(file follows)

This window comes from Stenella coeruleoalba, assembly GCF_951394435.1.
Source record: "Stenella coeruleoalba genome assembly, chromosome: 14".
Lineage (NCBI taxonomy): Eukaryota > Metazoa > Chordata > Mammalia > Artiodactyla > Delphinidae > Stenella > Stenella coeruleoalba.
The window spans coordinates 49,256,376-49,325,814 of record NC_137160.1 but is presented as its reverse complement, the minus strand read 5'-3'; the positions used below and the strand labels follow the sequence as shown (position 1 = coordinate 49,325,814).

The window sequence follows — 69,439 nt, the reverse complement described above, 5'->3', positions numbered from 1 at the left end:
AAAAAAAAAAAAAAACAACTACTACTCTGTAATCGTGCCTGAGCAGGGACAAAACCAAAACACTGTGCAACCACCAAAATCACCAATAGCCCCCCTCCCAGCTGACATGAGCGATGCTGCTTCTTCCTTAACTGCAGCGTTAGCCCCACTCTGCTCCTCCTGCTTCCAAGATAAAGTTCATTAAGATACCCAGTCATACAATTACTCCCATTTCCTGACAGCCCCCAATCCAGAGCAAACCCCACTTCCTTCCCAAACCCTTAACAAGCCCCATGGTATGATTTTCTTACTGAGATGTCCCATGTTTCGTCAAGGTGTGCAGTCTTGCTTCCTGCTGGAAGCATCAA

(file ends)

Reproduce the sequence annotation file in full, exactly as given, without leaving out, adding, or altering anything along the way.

This window comes from Stenella coeruleoalba, assembly GCF_951394435.1.
Source record: "Stenella coeruleoalba genome assembly, chromosome: 14".
Lineage (NCBI taxonomy): Eukaryota > Metazoa > Chordata > Mammalia > Artiodactyla > Delphinidae > Stenella > Stenella coeruleoalba.
The window spans coordinates 49,256,376-49,325,814 of record NC_137160.1 but is presented as its reverse complement, the minus strand read 5'-3'; the positions used below and the strand labels follow the sequence as shown (position 1 = coordinate 49,325,814).

The window sequence follows — 69,439 nt, the reverse complement described above, 5'->3', positions numbered from 1 at the left end:
AAAAAAAAAAAAAAACAACTACTACTCTGTAATCGTGCCTGAGCAGGGACAAAACCAAAACACTGTGCAACCACCAAAATCACCAATAGCCCCCCTCCCAGCTGACATGAGCGATGCTGCTTCTTCCTTAACTGCAGCGTTAGCCCCACTCTGCTCCTCCTGCTTCCAAGATAAAGTTCATTAAGATACCCAGTCATACAATTACTCCCATTTCCTGACAGCCCCCAATCCAGAGCAAACCCCACTTCCTTCCCAAACCCTTAACAAGCCCCATGGTATGATTTTCTTACTGAGATGTCCCATGTTTCGTCAAGGTGTGCAGTCTTGCTTCCTGCTGGAAGCATCAA